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Home > Changes to the NDTRS form for 2016 data collection.

Lyons, Suzi (2015) Changes to the NDTRS form for 2016 data collection. Drugnet Ireland, Issue 55, Autumn 2015, pp. 14-15.

PDF (Drugnet Ireland 55)

In order to comply with reporting requirements for the EMCDDA,1 the NDTRS form for 2016 has been extensively changed and updated. As part of this process the NDTRS team also took the opportunity to revise and update the remaining questions to ensure that data important at a national level are captured as well


Spotlight on selected new and revised questions


Q2b Integrated individual health identifier (IHI)

The IHI number is included in preparation for the implementation of the IHI in the future although it is not yet available.2


Q3 – Q3a Sex: self-defined gender identity and Q3b Self-defined sexual orientation

The rationale for collection of data on self-defined gender and sexuality comes from specific actions contained in the current National Drugs Strategy (NDS).3 A key theme that emerged throughout all stages of the consultation process for the NDS was the requirement to focus on the needs of specific communities and help them to access services tailored according to their needs. In addition to the needs of prisoners, Travellers, new communities and homeless people, the other key group identified was lesbian, gay, bi-sexual and transgender (LGBT) people. This new question will provide data to allow Actions 28 and 44 of the NDS to be assessed and measured in the future in relation to LGBT people.


Q6 Number of children

The revised form will allow the number of children (under and over 18 years of age) that the client has to be recorded. This new question will enable information to be collected by age bands: less than five; five to 17; 18 and older. It will also allow the living arrangements of the children to be captured for the first time. This means that in the future, the number of children living with problem drug or alcohol users can be enumerated. This will assist with estimating the number of young and older children at risk of hidden harm.4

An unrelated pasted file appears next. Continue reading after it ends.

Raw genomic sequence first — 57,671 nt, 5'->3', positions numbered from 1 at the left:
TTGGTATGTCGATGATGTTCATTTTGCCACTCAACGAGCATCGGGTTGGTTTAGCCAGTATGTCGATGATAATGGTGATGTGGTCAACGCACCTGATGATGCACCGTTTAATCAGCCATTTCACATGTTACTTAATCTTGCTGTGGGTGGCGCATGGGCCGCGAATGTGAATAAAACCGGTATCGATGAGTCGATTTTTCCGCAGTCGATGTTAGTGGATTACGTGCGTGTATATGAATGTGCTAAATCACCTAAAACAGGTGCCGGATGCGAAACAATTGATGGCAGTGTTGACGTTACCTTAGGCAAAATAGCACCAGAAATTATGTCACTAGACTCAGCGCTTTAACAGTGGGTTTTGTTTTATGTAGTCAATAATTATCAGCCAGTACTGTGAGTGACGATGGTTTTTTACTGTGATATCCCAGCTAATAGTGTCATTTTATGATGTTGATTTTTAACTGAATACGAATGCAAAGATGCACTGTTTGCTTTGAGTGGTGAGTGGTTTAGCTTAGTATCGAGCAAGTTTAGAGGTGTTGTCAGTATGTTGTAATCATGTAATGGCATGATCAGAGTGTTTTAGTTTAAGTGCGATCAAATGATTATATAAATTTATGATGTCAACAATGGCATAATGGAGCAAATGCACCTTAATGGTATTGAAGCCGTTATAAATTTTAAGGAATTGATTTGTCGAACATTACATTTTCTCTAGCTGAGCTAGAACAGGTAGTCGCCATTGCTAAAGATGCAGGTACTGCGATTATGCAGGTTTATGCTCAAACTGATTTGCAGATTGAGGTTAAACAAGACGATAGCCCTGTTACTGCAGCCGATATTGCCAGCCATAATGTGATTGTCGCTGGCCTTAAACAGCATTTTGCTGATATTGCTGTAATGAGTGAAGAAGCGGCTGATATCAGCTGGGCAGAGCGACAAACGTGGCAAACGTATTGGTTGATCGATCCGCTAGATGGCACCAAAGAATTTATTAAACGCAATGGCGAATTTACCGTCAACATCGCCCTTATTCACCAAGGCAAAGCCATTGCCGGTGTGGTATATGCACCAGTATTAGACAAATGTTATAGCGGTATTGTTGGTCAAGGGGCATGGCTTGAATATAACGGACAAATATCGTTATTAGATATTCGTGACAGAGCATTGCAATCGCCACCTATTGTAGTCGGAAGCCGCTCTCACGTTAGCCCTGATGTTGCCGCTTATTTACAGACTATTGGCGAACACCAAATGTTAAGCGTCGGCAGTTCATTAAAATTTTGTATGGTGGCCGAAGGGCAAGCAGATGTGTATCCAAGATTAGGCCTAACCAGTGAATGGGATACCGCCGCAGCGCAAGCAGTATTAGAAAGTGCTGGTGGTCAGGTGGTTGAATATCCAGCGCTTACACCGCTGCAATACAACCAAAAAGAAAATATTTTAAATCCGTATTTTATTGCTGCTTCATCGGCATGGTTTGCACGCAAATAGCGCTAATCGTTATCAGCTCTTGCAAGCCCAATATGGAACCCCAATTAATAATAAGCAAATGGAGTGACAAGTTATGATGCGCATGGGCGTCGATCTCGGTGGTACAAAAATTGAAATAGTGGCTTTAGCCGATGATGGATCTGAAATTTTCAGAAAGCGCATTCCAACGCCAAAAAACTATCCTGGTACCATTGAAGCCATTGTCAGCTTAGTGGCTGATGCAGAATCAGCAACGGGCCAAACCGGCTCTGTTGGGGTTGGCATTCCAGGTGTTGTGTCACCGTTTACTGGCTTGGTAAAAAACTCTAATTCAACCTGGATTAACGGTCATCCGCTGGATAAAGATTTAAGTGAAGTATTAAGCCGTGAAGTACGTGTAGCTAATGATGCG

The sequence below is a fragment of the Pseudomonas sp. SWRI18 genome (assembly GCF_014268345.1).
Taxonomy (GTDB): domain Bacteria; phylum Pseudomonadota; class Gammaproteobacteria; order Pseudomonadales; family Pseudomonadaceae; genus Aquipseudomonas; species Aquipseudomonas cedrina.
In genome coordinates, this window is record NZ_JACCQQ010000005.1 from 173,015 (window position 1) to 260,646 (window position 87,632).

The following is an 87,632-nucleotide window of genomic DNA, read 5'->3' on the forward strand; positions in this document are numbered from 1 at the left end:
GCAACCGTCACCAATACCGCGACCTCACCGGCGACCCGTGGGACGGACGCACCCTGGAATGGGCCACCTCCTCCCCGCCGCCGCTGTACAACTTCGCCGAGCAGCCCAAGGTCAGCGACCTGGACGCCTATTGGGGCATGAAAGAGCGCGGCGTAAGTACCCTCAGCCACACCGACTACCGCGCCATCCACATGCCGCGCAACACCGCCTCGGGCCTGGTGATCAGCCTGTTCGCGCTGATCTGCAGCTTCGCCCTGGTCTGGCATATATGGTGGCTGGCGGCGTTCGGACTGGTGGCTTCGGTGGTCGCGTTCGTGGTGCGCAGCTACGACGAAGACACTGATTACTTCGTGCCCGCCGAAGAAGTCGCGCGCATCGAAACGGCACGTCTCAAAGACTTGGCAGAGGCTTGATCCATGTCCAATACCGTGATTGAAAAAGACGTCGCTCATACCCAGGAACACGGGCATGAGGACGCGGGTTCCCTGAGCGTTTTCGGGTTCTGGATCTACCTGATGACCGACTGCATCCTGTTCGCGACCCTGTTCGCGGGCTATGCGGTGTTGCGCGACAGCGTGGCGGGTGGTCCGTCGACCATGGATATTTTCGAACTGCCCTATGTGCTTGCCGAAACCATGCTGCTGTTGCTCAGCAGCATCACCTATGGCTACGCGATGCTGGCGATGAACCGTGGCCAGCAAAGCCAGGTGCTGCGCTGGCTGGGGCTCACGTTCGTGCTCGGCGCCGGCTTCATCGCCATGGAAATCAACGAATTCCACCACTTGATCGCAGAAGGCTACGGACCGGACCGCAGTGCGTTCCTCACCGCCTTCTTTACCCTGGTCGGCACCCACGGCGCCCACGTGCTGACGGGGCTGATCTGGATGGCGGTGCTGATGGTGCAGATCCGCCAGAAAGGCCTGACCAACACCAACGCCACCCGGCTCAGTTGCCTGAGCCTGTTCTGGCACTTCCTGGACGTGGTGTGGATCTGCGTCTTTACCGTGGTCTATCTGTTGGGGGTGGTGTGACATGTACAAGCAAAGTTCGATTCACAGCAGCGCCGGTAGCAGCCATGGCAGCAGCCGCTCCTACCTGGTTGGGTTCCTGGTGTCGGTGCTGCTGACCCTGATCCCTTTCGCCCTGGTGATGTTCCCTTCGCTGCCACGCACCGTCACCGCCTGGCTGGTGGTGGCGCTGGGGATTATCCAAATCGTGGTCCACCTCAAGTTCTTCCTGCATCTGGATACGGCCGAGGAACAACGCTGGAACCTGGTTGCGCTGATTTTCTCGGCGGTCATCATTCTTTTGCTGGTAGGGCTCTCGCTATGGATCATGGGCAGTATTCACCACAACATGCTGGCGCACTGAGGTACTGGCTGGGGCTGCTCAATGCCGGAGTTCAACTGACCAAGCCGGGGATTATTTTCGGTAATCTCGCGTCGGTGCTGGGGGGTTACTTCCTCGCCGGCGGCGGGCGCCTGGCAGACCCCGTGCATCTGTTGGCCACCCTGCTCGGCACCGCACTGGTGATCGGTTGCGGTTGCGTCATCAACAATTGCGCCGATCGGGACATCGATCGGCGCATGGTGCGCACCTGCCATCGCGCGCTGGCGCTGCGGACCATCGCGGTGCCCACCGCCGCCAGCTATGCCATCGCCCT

Q11a, Q11b and Q11c – Ethnicity

The NDTRS form has been updated to match the ethnicity questions asked by the Central Statistics Office (CSO). Instead of nationality, country of birth will now be recorded. The terminology for the options on ethnic/cultural background have been standardised with the CSO terminology and the option of Roma has been added. A new question on the language spoken at home (other than English or Irish) has been included. Information garnered through these questions should assist with planning services for new communities.


Q13 Main reason for referral

The list of process addictions that can be recorded has been increased and now includes gambling, spending, eating disorders, sex or porn addiction, and internet/gaming.


Q25a Current problem drug(s)

Four additional problem drugs can now be recorded instead of three. This should allow better understanding of trends in polydrug use.


Q29d Number of previous alcohol detoxes

In order to understand better the harm of problem alcohol use, a new question looks to ascertain the number of alcohol detoxes a client has undergone. The need for alcohol detoxification can be an indicator of chronic harm caused by problem alcohol use.


Risk behaviour – Q30c Frequency of injecting

In line with requirements for reporting to Europe, information on the time period during which the client last injected has been expanded:

  • injected in the past 30 days;
  • injected in the past 12 months, but not in the past 30 days;